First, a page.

# [Tagging] Another multipolygon question

Dave Swarthout daveswarthout at gmail.com
Fri Oct 26 02:39:12 UTC 2018

```Thanks again, Adam.

That was also helpful. It brings up a question about sorting. After
sorting, are the elements arranged according to their coordinates, that is
to say, spatially? Or nearest node at each end of a member way is checked
to see which other node ways are closest? Or what?

On Wed, Oct 24, 2018 at 11:02 PM Adam Franco <adamfranco at gmail.com> wrote:

> My pleasure, Dave! I'm glad to have helped even a little. :-)
>
> Here's another short (2:25) video showing how I use the Relation Editor
> window to sort and find disconnected segments:
> https://youtu.be/87nRQHuatOE
>
> Cheers!
>
> On Wed, Oct 24, 2018 at 9:35 AM Dave Swarthout <daveswarthout at gmail.com>
> wrote:
>
>> They say a picture is worth a thousand words and IMO that video says
>> bushels about mapping relations. I was always a bit scared when fooling
>> with them because as it turns out, their reputation is worse than the
>> reality. The Reltoolbox is similar to the normal relation editor as Kevin
>> points out but for me it makes the task ever so much faster. You can move
>> along picking up pieces of whatever multipolygon you're constructing and it
>> just magically adds them. I have one place where the same way is used for a
>> place=island with its name, a NWR boundary, a wood multipolygon and a sand
>> multipolygon. Freakin' awesome! I've learned more in the past day while
>> mapping islands in the Kodiak Archipelago than in the past 5 years of
>> working with multipolygons.
>>
>> Now all we need is a video tutorial showing how to analyze one during a
>> debugging episode. Talk abut sorting, perhaps, an a walk through of a
>> session where there is a "gap" in some relation that you cannot locate.
>> What techniques and/or tools would one use in that case? And what about
>> those little squiggles that appear at the end of each member's line in the
>> relation editor. I know they indicate connectivity (a closed loop?) but
>> what do you do if there is a problem, a "gap."??
>>
>>
>> Dave
>>
>> On Tue, Oct 23, 2018 at 10:39 PM Kevin Kenny <kevin.b.kenny at gmail.com>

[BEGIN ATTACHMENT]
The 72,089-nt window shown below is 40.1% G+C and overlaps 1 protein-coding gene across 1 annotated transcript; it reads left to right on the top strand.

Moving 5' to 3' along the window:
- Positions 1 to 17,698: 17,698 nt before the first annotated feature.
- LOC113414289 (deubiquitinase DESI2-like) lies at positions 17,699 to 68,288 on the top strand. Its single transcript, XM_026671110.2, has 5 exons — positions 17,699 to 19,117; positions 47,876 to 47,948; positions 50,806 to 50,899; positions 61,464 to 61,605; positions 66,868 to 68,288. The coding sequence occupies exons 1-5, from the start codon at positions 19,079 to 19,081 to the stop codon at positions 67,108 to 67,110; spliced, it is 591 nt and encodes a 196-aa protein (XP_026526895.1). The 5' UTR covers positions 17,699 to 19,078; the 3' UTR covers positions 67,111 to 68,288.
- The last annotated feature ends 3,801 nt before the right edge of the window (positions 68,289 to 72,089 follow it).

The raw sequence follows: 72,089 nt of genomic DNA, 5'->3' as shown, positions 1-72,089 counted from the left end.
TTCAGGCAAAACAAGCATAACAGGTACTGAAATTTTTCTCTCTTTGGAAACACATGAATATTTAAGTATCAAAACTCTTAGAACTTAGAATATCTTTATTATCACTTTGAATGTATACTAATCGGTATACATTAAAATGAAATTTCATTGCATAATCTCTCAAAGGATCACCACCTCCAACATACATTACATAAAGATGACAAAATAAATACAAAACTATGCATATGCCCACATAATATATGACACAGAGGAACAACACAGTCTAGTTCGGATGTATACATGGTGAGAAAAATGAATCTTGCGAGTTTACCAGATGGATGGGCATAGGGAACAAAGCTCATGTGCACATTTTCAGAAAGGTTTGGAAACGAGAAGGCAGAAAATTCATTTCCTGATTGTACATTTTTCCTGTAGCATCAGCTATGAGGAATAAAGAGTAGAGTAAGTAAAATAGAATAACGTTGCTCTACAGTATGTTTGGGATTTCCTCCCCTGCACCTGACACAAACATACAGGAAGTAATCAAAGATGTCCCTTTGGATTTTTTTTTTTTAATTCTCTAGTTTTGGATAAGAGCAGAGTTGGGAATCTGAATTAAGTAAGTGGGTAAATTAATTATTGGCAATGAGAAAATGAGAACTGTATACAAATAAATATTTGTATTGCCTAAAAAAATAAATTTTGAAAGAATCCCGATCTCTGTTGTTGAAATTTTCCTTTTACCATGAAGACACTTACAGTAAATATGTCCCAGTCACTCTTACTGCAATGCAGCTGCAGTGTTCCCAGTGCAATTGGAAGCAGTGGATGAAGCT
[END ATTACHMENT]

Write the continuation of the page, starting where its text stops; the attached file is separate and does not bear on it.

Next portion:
>> wrote:
>>
>>> On Mon, Oct 22, 2018 at 12:36 PM Adam Franco <adamfranco at gmail.com>
>>> wrote:
>>>
>>>> Hi Dave, all,
>>>>
>>>> Based on this discussion I just recorded this short tutorial
>>>> <https://youtu.be/x7SPb0JtheA> of how I use JOSM and its Relation
>>>> Toolbox plugin to to add adjoining land-cover areas as multipolygons with
>>>> shared boundary ways to reduce duplication and overlapping ways.
>>>>
>>>
>>> Thanks for recording that! Now I don't have to. :)
>>>
>>> Your workflow is essentially the same as mine, except that I use the
>>> regular old relation editor to add and delete ways. Works well enough for
>>> me, and I think it's only one or two clicks more than what you're doing. I
>>> also make a lot of use of 'replace geometry' from utlilsplugin2, since a
>>> lot of what I'm editing was born as imports and is being replaced with
>>> updated data from the same sources. Yes, I'm very careful not to step on
>>> the work of local mappers when I do it.
>>>
>>> Depending on what's going on in the field, I might have called that
>>> hedgerow a tree_row or a hedge and used a linear feature to map it.
>>> Similarly, at breaks in tree cover for things like power lines and
>>> pipelines, I might use man_made=cutline. Speeds up the process a little bit
>>> more. For what it's worth, I tend to restrict the 'cutline' tag to a
>>> standard (in NY) four-rod right-of-way; if the cutting is larger than that,
>>> it gets a polygon.
>>>
>>> Hopefully this will begin to show that for complex landcover, or
>>> similarly complex admin boundaries, that multipolygons with shared ways are
>>> actually quicker and easier to maintain than simple areas.  I know that
>>> they're still controversial, even among experienced mappers, but for
>>> something complicated like West Point
>>> https://www.openstreetmap.org/relation/175474, with a whole bunch of
>>> shared borders, rights-of-way cut out of it and what not, I'd be really
>>> handicapped without shared ways.  I didn't get very far on the landcover
>>> because I seldom map landcover other than in my own neighbourhood or when
>>> fixing other people's mistakes.
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>>>
>>
>>
>> --
>> Dave Swarthout
>> Chiang Mai, Thailand
>> Travel Blog at http://dswarthout.blogspot.com
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>

--
Dave Swarthout